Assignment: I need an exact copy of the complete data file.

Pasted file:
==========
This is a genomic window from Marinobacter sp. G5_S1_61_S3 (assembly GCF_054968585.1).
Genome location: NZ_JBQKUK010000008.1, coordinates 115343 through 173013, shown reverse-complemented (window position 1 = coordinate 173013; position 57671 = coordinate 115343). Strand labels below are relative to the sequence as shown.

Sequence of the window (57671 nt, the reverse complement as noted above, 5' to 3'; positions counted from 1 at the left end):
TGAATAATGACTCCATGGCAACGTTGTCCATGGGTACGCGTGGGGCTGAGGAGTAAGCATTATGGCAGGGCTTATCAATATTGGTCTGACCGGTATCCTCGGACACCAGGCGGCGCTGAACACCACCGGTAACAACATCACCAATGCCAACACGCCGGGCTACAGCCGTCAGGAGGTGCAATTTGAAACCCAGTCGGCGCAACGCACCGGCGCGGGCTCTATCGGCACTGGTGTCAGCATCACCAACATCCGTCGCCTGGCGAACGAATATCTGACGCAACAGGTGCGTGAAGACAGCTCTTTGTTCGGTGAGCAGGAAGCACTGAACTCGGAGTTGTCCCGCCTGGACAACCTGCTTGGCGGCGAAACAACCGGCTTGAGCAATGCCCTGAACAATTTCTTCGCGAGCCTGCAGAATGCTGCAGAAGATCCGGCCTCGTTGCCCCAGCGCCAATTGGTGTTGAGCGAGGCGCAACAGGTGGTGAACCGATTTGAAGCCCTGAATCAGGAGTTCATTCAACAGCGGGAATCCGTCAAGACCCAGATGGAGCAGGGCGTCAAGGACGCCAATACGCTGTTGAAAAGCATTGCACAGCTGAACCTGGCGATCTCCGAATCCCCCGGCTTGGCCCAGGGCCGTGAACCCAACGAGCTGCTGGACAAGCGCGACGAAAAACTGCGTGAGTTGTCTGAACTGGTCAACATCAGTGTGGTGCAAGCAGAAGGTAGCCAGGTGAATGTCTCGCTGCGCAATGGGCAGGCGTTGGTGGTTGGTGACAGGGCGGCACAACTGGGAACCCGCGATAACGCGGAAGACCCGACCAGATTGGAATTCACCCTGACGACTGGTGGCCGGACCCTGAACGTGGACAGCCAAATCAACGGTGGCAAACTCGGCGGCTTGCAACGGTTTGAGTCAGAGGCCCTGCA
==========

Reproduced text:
This is a genomic window from Marinobacter sp. G5_S1_61_S3 (assembly GCF_054968585.1).
Genome location: NZ_JBQKUK010000008.1, coordinates 115343 through 173013, shown reverse-complemented (window position 1 = coordinate 173013; position 57671 = coordinate 115343). Strand labels below are relative to the sequence as shown.

Sequence of the window (57671 nt, the reverse complement as noted above, 5' to 3'; positions counted from 1 at the left end):
TGAATAATGACTCCATGGCAACGTTGTCCATGGGTACGCGTGGGGCTGAGGAGTAAGCATTATGGCAGGGCTTATCAATATTGGTCTGACCGGTATCCTCGGACACCAGGCGGCGCTGAACACCACCGGTAACAACATCACCAATGCCAACACGCCGGGCTACAGCCGTCAGGAGGTGCAATTTGAAACCCAGTCGGCGCAACGCACCGGCGCGGGCTCTATCGGCACTGGTGTCAGCATCACCAACATCCGTCGCCTGGCGAACGAATATCTGACGCAACAGGTGCGTGAAGACAGCTCTTTGTTCGGTGAGCAGGAAGCACTGAACTCGGAGTTGTCCCGCCTGGACAACCTGCTTGGCGGCGAAACAACCGGCTTGAGCAATGCCCTGAACAATTTCTTCGCGAGCCTGCAGAATGCTGCAGAAGATCCGGCCTCGTTGCCCCAGCGCCAATTGGTGTTGAGCGAGGCGCAACAGGTGGTGAACCGATTTGAAGCCCTGAATCAGGAGTTCATTCAACAGCGGGAATCCGTCAAGACCCAGATGGAGCAGGGCGTCAAGGACGCCAATACGCTGTTGAAAAGCATTGCACAGCTGAACCTGGCGATCTCCGAATCCCCCGGCTTGGCCCAGGGCCGTGAACCCAACGAGCTGCTGGACAAGCGCGACGAAAAACTGCGTGAGTTGTCTGAACTGGTCAACATCAGTGTGGTGCAAGCAGAAGGTAGCCAGGTGAATGTCTCGCTGCGCAATGGGCAGGCGTTGGTGGTTGGTGACAGGGCGGCACAACTGGGAACCCGCGATAACGCGGAAGACCCGACCAGATTGGAATTCACCCTGACGACTGGTGGCCGGACCCTGAACGTGGACAGCCAAATCAACGGTGGCAAACTCGGCGGCTTGCAACGGTTTGAGTCAGAGGCCCTGCA